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How to properly construct the electromagnetic tensor in curved space-time?

+ 4 like - 0 dislike
245 views

I can't seem to get my results to match D'Inverno's electromagnetic tensor for a charged point (page 239 of his book - *Introducing Einstein's Relativity*).

Here are D'Inverno's steps:

- The line element in spherical coordinates is (\(\eta\) and \(\lambda\) are functions of \(r\) only)

\(\mathrm{d}s^2 = \mathrm{e}^\eta \mathrm{d}t^2 - \mathrm{e}^\lambda \mathrm{d}r^2 - r^2 (\mathrm{d}\theta^2 + \sin^2\!\theta\ \mathrm{d}\phi^2)\)

- He defines this covariant electromagnetic field tensor:

\(F_{\mu\nu} = E(r) \begin{pmatrix} 0 & -1 & 0 & 0 \\ 1 & 0 & 0 & 0 \\ 0 & 0 & 0 & 0 \\ 0 & 0 & 0 & 0 \end{pmatrix}\)

- He then proceeds to find the electric field, and consequently the electromagnetic field tensor by using the source-free Maxwell equations:

\(\begin{align} \nabla_\nu F^{\mu\nu} & = 0 \\ \partial_{[\lambda} F_{\mu\nu]} & = 0. \end{align}\)

- Solving the differential equation that appears from the equations above, he finds the electric field:

\(E(r) = \mathrm{e}^{(\eta+\lambda)/2} \varepsilon/r^2\)

- He then notes that this field is that of a point charge at infinity (\(\eta\) and \(\lambda\) go to zero at infinity) where \(\varepsilon\) is the electric charge. I managed to reproduce all these steps.

Now, here are my steps, using the four-potential procedure (the line element is the same):

- I define my contravariant four-potential (there is just the first element which is the electric potential of a point charge, just as D'Inverno found):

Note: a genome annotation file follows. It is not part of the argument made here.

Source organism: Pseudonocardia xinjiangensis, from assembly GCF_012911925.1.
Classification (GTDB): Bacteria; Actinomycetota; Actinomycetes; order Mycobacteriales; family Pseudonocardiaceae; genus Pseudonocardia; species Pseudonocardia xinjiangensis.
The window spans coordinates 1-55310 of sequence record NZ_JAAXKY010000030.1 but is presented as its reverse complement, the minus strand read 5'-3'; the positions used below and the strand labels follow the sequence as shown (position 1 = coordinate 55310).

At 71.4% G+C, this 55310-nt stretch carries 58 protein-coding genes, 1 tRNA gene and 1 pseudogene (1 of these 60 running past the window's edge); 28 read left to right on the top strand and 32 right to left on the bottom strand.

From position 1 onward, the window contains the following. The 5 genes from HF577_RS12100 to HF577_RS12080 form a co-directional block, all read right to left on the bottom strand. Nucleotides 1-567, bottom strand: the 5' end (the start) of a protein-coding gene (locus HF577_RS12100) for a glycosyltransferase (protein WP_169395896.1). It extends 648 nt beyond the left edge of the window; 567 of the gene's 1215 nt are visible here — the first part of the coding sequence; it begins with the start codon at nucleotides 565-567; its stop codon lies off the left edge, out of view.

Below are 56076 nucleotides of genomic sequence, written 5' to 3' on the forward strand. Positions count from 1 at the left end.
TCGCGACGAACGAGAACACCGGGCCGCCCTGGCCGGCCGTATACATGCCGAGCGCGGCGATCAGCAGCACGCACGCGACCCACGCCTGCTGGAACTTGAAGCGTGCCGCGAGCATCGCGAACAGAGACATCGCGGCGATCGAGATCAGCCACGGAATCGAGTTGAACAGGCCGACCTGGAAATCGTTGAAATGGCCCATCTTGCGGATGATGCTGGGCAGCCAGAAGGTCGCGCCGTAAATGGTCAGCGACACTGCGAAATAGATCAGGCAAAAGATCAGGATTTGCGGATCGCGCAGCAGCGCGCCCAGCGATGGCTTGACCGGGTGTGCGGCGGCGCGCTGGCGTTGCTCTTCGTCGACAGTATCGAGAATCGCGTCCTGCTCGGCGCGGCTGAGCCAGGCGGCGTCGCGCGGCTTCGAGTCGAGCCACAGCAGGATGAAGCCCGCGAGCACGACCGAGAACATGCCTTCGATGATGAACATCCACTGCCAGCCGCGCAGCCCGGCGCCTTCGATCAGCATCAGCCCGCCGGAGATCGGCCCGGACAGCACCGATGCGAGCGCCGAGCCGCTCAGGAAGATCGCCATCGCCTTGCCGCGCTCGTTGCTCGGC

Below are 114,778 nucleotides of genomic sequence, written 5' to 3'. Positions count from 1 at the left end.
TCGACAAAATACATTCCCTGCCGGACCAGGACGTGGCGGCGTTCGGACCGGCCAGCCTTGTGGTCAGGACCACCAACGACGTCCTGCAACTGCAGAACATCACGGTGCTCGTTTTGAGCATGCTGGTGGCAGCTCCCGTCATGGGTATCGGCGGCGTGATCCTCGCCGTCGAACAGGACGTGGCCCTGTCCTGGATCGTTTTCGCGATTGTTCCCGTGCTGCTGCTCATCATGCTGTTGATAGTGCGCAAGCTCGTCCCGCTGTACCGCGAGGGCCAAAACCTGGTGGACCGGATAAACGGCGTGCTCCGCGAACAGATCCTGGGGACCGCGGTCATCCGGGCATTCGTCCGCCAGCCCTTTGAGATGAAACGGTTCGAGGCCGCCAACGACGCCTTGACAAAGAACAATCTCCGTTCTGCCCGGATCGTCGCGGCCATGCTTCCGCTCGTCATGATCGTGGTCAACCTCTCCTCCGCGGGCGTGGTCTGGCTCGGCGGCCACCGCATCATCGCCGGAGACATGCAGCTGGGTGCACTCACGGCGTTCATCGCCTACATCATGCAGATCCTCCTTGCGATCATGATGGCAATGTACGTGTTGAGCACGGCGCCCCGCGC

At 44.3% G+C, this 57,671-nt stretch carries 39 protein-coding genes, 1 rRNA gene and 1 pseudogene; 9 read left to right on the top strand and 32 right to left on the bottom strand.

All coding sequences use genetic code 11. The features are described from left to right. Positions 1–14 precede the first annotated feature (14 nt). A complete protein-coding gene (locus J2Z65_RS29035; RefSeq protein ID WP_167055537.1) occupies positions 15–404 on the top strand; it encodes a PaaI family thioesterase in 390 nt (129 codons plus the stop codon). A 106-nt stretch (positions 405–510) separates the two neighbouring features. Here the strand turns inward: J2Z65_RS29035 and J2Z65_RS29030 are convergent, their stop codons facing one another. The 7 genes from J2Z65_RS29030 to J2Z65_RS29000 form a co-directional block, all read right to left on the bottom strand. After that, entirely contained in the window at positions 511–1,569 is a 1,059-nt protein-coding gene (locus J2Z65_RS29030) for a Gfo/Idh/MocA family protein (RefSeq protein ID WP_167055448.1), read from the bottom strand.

\(A^\mu = (\varepsilon/r, 0, 0, 0)\)

- Then I lower the index of this four-potential to find the covariant one:

\(A_\mu = (\mathrm{e}^\eta \varepsilon/r, 0, 0, 0)\)

- Finally I apply this equation to build the covariant electromagnetic tensor:

\(F_{\mu\nu} = \partial_\mu A_\nu - \partial_\nu A_\mu\)

- The result is

\(F_{\mu\nu} = \frac{\mathrm{e}^\eta \varepsilon}{r^2}\! \left(r\frac{\partial\eta}{\partial r}-1\right) \begin{pmatrix} 0 & -1 & 0 & 0 \\ 1 & 0 & 0 & 0 \\ 0 & 0 & 0 & 0 \\ 0 & 0 & 0 & 0 \end{pmatrix}\)

- Where:

\(\frac{\mathrm{e}^\eta \varepsilon}{r^2}\! \left(r\frac{\partial\eta}{\partial r}-1\right) = E(r)\)

And this is different from D'Inverno's electric field. I don't know what I am doing wrong. The calculations are not difficult for this simple case.

The question is, due to these calculations:

Do my contravariant four-potential needs to contain my metric funcions in some way? I was assuming it is just the four-potential for a electric charge in the flat space:

\(A^\mu = (\varepsilon/r, 0, 0, 0)\)

If everything is right, the wrong assumption must be here.

asked Jul 23, 2014 in Theoretical Physics by Giovanni [ no revision ]

The key is to understanding why $F_{\mu\nu}=e^{(\eta+\lambda)/2}\ \varepsilon/r^2$ must hold. This is a consequence of Gauss' law as you are looking for a solution with charge $\varepsilon$: $\int_{S^2_\infty} *F=4\pi \varepsilon$. Your choice for $A^\mu$ doesn't do that.

1 Answer

+ 2 like - 0 dislike

There is no reason to assume that the contravariant four-potential is the same as in flat space and it is not if you look to the final answer for the electric field.

As mentioned in the question, to compute the electric field one just has to solve Maxwell equations (and the answer is rather obvious if one uses the well-known formula for the divergence of some tensor $V_i$: $ \nabla^i V_i = \frac{1}{\sqrt{det(g)}} \partial_i (\sqrt{det(g)} g^{ij} V_j) $).

answered Jul 24, 2014 by 40227 (4,660 points) [ revision history ]
edited Jul 24, 2014 by Arnold Neumaier

As I suspected. Most books don't leave this explicitly... they just go on defining an electromagnetic tensor with the field components and that's all. I am just starting to learn GR. Thank you for your reply.

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